Now teachers “can be brought to justice” under new gender laws
Now teachers ‘can be brought to justice’ under new gender laws if they tell children they can’t use opposite sex toilets, activists warn
- New laws considered to ban “conversion therapy” where homosexuals are forced to be heterosexual
- Activists say laws could be used to criminalize those who interrogate children who want to change their gender
- An “easy read” guide was released earlier this week listing teachers as the type of people who practice “talk therapy”
- He said talking about conversion therapy might include people trying to change ‘the kind you want to be’
Teachers could end up in court if they tell children they can’t use an opposing toilet or prevent a boy from participating in women’s sports, activists warned last night.
New laws are being considered to ban the cruel process of “conversion therapy”, under which homosexuals are forced to be heterosexual.
But activists say they could also be used to criminalize those who interrogate children who want to change their gender.
Teachers could end up in court if they tell children they can’t use an opposing toilet or prevent a boy from participating in girls’ sports, activists warned last night (stock image)
It is the first time it emerged that teachers could be covered by the new rules. The Sex Matters group said that meant that a teacher explaining how gender identity is different from sex – and how ‘wanting to change gender’ is not the same as being of the opposite sex – could be. charged with “conversion therapy”.
Campaigners have said this means that if a school declares that a child is not allowed to use an opposite-sex toilet or changing room, they could be charged with undertaking conversion therapy. The law could also cover teachers not allowing a male child to participate in girls’ sports, or teachers refusing to change a child’s pronouns and keep their gender a secret, they fear.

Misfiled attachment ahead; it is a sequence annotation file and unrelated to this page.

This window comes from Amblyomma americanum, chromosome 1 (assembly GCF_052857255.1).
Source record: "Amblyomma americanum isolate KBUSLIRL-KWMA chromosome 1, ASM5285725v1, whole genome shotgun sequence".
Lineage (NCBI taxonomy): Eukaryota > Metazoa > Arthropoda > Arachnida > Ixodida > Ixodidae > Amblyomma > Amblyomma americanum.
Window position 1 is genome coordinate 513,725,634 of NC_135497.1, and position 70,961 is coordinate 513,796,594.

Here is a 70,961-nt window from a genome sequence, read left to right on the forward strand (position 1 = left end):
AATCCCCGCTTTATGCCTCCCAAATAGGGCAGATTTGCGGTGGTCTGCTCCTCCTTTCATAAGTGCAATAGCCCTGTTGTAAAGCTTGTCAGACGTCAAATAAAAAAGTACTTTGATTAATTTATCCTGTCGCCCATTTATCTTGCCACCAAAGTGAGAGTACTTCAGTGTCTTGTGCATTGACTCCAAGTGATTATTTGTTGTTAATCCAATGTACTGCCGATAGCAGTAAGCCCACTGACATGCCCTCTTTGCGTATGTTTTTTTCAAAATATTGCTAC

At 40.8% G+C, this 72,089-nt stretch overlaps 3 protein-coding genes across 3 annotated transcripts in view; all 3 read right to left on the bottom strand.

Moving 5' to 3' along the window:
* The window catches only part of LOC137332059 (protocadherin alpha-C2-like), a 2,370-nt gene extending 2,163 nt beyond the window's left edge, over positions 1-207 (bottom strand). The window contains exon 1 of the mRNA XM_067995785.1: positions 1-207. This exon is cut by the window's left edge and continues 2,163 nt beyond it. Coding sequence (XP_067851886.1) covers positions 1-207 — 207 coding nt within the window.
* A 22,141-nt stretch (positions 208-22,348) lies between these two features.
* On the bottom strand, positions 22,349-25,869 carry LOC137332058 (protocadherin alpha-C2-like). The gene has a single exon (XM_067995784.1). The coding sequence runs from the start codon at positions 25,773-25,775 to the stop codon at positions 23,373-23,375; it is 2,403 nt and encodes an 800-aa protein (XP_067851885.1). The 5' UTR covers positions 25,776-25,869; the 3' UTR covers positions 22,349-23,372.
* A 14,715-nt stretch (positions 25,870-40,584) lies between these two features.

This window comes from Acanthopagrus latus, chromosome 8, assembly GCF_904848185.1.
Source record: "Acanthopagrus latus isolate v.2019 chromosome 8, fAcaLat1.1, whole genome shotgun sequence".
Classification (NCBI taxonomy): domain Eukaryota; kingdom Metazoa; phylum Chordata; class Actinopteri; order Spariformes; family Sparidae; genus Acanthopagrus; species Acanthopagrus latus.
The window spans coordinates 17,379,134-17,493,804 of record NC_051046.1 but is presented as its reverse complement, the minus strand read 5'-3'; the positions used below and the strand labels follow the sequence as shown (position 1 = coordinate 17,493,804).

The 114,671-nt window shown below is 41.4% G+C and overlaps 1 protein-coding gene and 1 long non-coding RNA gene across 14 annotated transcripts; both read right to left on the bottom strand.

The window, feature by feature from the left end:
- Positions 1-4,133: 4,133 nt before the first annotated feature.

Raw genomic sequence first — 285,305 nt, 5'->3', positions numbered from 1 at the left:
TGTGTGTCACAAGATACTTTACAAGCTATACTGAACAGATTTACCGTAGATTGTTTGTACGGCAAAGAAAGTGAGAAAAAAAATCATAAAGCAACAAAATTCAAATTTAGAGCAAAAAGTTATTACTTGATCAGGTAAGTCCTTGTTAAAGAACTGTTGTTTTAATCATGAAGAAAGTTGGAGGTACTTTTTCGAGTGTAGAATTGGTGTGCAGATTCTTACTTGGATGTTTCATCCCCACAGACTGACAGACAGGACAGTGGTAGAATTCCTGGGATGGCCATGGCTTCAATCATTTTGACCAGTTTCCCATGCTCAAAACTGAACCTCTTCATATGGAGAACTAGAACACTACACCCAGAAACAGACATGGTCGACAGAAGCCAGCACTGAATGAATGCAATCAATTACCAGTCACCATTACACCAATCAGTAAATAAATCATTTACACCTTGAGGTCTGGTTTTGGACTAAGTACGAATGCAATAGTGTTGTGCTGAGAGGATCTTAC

It comes after critics of the conversion therapy (ban) bill warned that parents and doctors also risk criminalization if they interrogate children who wish to change their gender.
Ministers released an online consultation paper on the new law, which did not reveal teachers to be within its scope.
But an “easy read” guide was released earlier this week listing teachers as the type of people who practice “talk therapy.” He said conversion talk therapy could include people trying to change “the kind you want to be.”
Controversially, he also describes sexual orientation as meaning ‘what gender you are drawn to’ – rather than sex. The guide has since been removed from the site.
Maya Forstater, Co-Founder of Sex Matters, said, “The ‘easy read’ guide shows just how poorly designed this legislation is. Once the proposals are spelled out in plain language, it becomes too easy to see. what a bad idea they are. ‘
Maya Forstater (photo), co-founder of Sex Matters, said: “The ‘easy read’ guide shows how poorly designed this legislation is.”
Tory backbench MPs lined up yesterday to warn Boris Johnson to drop the proposals. Tim Loughton, a former minister for children, said: “This legislation risks trampling on the vulnerabilities of children, many of whom engage in drug treatments that change their lives and can also make them infertile.” Damian Green, the former first secretary of state, added: “The government needs to extend the consultation period and commit to a pre-legislative review so that it can be properly reflected, rather than just following the line. Stonewall.”
Last night, Sex Matters wrote to Equality Minister Mike Freer demanding that the consultation period on plans to criminalize conversion therapy be extended.
“The proposal lacks clarity,” the letter said. “It is not clear what behavior could see a parent, teacher, therapist, youth worker or charitable volunteer being the subject of a criminal investigation and threatened with imprisonment or a fine, and ‘a criminal record.”
A spokesperson for the Government’s Equality Hub said: “This government is committed to banning the practice of any coercive conversion therapy …”
He said the easy-to-read consultation did not accurately reflect the government’s proposals, so it was removed from the website.
Tim Loughton (pictured), a former minister for children, said: ‘This legislation risks trampling on the vulnerabilities of children, many of whom engage in drug treatments that change their lives and can also render them infertile.